Troglitazone enhancement of TRAIL-induced apoptosis is blocked by inhibition of autophagy

Chloroquine was used to investigate the effect of troglitazone on TRAIL-induced apoptosis. A549 cells were pre-incubated with the indicated troglitazone concentrations for 12 h and exposed to TRAIL for 2h. A549 cells were also pre-incubated with autophagy inhibitor chloroquine for 1 h followed by troglitazone. Co-treatment of troglitazone, chloroquine, and TRAIL blocked cell death. However, Cell morphology results also supported that chloroquine enclosed the cell death effect compared to treatment with troglitazone and TRAIL (Figure 3A). Co-treatment of troglitazone, TRAIL, and chloroquine strongly increased cell viability in human lung adenocarcinoma A549 cells with significantly decreased cell death (Figure 3B3D). These data suggested that chloroquine could promote troglitazone-mediated cancer cell survival induced by TRAIL.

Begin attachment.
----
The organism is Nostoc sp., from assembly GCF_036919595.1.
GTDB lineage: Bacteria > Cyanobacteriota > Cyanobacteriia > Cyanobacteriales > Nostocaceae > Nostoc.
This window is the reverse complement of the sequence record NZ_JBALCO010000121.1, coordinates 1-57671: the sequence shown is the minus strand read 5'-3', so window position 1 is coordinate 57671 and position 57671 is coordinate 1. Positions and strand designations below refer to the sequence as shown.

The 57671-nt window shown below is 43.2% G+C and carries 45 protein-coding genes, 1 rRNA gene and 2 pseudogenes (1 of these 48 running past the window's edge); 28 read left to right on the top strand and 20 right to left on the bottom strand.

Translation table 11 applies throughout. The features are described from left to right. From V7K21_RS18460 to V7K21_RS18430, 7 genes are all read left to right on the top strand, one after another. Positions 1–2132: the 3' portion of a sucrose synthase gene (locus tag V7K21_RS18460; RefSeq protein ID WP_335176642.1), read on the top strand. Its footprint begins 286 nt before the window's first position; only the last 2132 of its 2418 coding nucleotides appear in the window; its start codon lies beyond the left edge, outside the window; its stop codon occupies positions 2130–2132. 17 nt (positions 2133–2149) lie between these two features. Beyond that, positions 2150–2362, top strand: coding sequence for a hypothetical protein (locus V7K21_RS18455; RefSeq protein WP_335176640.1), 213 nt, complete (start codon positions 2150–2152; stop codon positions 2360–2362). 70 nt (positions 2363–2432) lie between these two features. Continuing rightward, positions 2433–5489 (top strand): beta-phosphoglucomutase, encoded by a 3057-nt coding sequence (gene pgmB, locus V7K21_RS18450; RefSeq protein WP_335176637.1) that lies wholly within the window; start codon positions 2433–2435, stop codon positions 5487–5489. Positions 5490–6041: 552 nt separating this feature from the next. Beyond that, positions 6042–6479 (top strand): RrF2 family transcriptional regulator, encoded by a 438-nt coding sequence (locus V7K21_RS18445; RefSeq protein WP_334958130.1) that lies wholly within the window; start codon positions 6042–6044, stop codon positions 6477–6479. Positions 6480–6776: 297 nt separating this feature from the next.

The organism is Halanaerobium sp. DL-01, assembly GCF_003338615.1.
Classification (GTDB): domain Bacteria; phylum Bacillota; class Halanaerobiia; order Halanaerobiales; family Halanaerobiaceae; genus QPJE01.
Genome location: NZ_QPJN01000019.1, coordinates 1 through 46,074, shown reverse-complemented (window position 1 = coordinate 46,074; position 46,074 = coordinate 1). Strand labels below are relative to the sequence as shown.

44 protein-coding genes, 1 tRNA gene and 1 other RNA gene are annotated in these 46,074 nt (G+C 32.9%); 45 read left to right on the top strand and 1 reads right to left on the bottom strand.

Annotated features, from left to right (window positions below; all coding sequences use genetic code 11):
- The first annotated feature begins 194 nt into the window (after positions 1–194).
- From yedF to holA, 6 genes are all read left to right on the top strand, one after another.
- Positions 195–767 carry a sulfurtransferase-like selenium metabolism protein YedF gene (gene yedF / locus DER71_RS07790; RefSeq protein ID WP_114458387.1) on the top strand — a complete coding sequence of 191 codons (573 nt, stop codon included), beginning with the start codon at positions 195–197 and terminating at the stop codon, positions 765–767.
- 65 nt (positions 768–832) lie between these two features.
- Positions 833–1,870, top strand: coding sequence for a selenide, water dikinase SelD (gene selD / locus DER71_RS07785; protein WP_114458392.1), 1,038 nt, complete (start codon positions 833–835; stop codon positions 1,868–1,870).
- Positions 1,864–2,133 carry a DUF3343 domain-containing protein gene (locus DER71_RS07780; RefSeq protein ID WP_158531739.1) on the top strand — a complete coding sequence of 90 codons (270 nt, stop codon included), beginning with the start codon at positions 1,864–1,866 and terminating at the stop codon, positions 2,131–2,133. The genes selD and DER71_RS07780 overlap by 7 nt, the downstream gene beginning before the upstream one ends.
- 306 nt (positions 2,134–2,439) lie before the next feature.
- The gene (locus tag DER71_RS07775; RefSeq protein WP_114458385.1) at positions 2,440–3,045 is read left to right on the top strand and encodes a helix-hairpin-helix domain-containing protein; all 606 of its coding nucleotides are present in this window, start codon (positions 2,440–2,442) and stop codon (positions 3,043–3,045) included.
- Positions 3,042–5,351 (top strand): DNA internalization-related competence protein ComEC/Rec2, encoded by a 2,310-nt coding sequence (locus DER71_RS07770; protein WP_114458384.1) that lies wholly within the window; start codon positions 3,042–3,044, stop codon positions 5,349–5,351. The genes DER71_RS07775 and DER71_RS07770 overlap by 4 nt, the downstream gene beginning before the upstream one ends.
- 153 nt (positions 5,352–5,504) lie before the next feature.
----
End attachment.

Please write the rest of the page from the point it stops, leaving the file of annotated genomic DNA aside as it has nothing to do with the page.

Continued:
Troglitazone enhancement of TRAIL-induced apoptosis is blocked by inhibition of autophagy.

Figure 3: Troglitazone enhancement of TRAIL-induced apoptosis is blocked by inhibition of autophagy. Cells were pre-incubated with the indicated troglitazone doses for 12 h and exposed to TRAIL protein for an additional 2h. Additional cells were also pre-incubated with autophagy inhibitor chloroquine for 1 h followed by troglitazone treatment. (A) Cell morphology photographed using light microscope (×100); (B) Cell viability was measured with crystal violet assay; (C) Bar graph indicating average density of crystal violet; (D) Cell viability was measured with trypan blue dye exclusion assays. **p < 0.01, ***p < 0.001: represent significant differences between control and each treatment group; Tro: Troglitazone; TRAIL: Tumor necrosis factor (TNF)-related apoptosis-inducing ligand; CQ: Chloroquine.